Under increasing pressure to shut down the Dakota Access oil pipeline, The Biden administration will get more time to assess the pipeline and ongoing litigation. On Tuesday, a federal judge granted a DOJ request for a two-month delay of a hearing set for today, so its lawyers can fully brief the administration on the case over the validity of the Army Corps of Engineers’ environmental impact statement. The delay comes as Indigenous and environmental groups, their allies in Congress, and celebrities are increasing public pressure on the administration to shut down the controversial pipeline. On Tuesday, in -11° F cold, youth of the Standing Rock Sioux Tribe began a 93-mile run from Timber Lake, South Dakota, to Oceti Sakowin Camp — the site of the 2016 Dakota Access pipeline protests.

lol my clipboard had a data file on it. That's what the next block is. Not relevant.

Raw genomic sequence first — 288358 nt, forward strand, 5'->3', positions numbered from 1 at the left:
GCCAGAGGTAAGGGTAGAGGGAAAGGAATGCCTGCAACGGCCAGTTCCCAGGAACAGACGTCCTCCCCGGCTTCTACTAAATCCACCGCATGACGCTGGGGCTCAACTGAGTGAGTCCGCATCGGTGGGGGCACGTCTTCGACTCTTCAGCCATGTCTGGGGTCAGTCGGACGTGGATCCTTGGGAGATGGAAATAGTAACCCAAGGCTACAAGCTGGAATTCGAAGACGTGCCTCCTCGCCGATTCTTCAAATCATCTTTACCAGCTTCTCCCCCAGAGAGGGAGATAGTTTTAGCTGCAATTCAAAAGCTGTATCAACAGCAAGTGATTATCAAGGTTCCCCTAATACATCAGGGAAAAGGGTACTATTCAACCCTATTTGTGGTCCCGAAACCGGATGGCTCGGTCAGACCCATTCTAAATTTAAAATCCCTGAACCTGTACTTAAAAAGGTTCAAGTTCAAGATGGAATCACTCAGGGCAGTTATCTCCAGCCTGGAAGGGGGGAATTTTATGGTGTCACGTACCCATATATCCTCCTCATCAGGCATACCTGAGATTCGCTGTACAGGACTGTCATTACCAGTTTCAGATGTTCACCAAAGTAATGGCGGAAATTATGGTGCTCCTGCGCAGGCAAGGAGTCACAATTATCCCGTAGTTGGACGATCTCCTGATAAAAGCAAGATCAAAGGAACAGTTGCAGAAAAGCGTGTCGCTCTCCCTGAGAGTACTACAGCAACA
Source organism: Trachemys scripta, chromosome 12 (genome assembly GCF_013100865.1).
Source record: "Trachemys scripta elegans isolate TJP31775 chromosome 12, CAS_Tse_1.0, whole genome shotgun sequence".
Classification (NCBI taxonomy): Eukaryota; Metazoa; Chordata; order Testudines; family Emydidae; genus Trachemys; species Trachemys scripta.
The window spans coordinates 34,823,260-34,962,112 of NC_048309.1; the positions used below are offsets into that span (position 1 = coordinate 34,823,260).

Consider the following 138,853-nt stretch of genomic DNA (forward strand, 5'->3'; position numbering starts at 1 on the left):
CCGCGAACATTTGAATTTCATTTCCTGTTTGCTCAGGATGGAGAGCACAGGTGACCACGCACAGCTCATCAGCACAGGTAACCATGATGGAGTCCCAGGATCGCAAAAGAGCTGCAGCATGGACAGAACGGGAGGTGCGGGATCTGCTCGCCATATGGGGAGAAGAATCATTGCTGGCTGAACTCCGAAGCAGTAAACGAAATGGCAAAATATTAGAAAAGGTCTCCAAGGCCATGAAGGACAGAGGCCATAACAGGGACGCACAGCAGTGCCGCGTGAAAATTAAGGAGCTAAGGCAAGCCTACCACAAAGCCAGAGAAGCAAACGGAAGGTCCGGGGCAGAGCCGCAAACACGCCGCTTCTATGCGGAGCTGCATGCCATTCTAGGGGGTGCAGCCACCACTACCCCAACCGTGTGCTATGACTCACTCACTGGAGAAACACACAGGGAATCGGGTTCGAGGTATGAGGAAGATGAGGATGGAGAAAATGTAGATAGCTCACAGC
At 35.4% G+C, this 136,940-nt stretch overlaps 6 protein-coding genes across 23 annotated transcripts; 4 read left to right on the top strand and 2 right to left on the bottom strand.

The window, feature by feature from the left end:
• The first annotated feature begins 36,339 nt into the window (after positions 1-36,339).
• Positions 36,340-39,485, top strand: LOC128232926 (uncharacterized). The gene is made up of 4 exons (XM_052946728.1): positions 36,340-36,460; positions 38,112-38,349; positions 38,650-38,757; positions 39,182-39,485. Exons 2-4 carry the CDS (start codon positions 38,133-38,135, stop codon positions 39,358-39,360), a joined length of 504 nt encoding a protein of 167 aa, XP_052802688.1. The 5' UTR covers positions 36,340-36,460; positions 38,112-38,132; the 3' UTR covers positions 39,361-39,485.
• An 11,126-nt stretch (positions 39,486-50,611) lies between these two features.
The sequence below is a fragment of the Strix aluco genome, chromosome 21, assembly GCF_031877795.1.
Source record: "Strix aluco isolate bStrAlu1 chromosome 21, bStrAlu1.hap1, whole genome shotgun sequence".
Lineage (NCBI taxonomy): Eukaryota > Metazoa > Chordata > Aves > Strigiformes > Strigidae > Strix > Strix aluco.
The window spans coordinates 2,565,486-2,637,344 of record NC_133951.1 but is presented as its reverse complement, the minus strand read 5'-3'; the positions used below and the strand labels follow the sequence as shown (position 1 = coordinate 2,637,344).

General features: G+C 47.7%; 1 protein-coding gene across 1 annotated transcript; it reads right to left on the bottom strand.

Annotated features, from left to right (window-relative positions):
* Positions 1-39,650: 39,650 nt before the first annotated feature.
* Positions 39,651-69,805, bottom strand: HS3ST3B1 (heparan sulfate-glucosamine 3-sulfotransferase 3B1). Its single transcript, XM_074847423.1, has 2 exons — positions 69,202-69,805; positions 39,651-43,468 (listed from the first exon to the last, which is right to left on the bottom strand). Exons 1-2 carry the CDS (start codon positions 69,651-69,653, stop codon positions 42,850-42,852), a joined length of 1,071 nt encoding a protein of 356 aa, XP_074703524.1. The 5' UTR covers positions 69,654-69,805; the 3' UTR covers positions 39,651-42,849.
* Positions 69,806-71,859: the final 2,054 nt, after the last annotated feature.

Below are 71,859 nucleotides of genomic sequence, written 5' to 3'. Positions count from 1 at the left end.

“We’re fighting for the next seven generations to ensure that they have clean water to drink from and to have a better climate for our people and the whole world,” said Maya Runnels, president of the Standing Rock Youth Council that organized the run.
“I just can’t believe four years later we are still fighting for our lives,” said Annalee Rain Yellowhammer, vice president of the Standing Rock Youth Council. (Litigation delay: The Hill, Politico Pro $, AP); Pressure: Grand Forks Herald, The Hill, The Guardian, The Hollywood Reporter)